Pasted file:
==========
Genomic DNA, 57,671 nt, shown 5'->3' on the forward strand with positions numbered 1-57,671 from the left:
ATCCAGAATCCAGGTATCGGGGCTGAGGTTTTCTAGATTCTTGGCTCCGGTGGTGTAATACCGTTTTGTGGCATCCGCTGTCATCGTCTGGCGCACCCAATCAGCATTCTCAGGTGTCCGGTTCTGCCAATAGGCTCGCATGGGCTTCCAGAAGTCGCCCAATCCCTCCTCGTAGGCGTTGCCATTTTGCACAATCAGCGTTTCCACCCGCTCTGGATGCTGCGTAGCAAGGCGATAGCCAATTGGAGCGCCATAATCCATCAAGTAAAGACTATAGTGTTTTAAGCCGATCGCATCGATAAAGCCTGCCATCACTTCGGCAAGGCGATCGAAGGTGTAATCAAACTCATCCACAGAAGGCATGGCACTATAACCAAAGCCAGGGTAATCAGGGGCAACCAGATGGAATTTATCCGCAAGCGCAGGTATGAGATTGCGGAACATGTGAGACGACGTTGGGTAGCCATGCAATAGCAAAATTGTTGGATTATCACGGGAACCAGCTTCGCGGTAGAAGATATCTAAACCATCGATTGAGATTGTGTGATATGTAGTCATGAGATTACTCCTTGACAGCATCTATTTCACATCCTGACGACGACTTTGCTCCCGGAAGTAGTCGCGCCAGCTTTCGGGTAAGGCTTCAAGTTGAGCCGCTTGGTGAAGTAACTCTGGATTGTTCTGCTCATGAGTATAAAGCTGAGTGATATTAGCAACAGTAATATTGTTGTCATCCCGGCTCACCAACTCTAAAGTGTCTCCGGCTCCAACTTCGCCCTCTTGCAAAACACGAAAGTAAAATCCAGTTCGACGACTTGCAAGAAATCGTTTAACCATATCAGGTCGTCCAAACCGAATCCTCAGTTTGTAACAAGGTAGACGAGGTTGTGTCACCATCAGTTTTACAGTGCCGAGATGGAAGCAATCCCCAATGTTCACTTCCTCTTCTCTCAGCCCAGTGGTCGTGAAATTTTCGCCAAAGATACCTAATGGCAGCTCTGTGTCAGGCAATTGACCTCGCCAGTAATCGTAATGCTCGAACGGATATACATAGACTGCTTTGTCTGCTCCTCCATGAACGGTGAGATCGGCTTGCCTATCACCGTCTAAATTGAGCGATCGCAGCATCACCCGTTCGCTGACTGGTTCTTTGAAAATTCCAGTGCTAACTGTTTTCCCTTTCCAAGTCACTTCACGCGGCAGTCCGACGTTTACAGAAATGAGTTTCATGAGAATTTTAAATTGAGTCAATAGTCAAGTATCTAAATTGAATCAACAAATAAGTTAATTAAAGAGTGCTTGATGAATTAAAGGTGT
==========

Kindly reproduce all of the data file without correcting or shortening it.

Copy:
Genomic DNA, 57,671 nt, shown 5'->3' on the forward strand with positions numbered 1-57,671 from the left:
ATCCAGAATCCAGGTATCGGGGCTGAGGTTTTCTAGATTCTTGGCTCCGGTGGTGTAATACCGTTTTGTGGCATCCGCTGTCATCGTCTGGCGCACCCAATCAGCATTCTCAGGTGTCCGGTTCTGCCAATAGGCTCGCATGGGCTTCCAGAAGTCGCCCAATCCCTCCTCGTAGGCGTTGCCATTTTGCACAATCAGCGTTTCCACCCGCTCTGGATGCTGCGTAGCAAGGCGATAGCCAATTGGAGCGCCATAATCCATCAAGTAAAGACTATAGTGTTTTAAGCCGATCGCATCGATAAAGCCTGCCATCACTTCGGCAAGGCGATCGAAGGTGTAATCAAACTCATCCACAGAAGGCATGGCACTATAACCAAAGCCAGGGTAATCAGGGGCAACCAGATGGAATTTATCCGCAAGCGCAGGTATGAGATTGCGGAACATGTGAGACGACGTTGGGTAGCCATGCAATAGCAAAATTGTTGGATTATCACGGGAACCAGCTTCGCGGTAGAAGATATCTAAACCATCGATTGAGATTGTGTGATATGTAGTCATGAGATTACTCCTTGACAGCATCTATTTCACATCCTGACGACGACTTTGCTCCCGGAAGTAGTCGCGCCAGCTTTCGGGTAAGGCTTCAAGTTGAGCCGCTTGGTGAAGTAACTCTGGATTGTTCTGCTCATGAGTATAAAGCTGAGTGATATTAGCAACAGTAATATTGTTGTCATCCCGGCTCACCAACTCTAAAGTGTCTCCGGCTCCAACTTCGCCCTCTTGCAAAACACGAAAGTAAAATCCAGTTCGACGACTTGCAAGAAATCGTTTAACCATATCAGGTCGTCCAAACCGAATCCTCAGTTTGTAACAAGGTAGACGAGGTTGTGTCACCATCAGTTTTACAGTGCCGAGATGGAAGCAATCCCCAATGTTCACTTCCTCTTCTCTCAGCCCAGTGGTCGTGAAATTTTCGCCAAAGATACCTAATGGCAGCTCTGTGTCAGGCAATTGACCTCGCCAGTAATCGTAATGCTCGAACGGATATACATAGACTGCTTTGTCTGCTCCTCCATGAACGGTGAGATCGGCTTGCCTATCACCGTCTAAATTGAGCGATCGCAGCATCACCCGTTCGCTGACTGGTTCTTTGAAAATTCCAGTGCTAACTGTTTTCCCTTTCCAAGTCACTTCACGCGGCAGTCCGACGTTTACAGAAATGAGTTTCATGAGAATTTTAAATTGAGTCAATAGTCAAGTATCTAAATTGAATCAACAAATAAGTTAATTAAAGAGTGCTTGATGAATTAAAGGTGT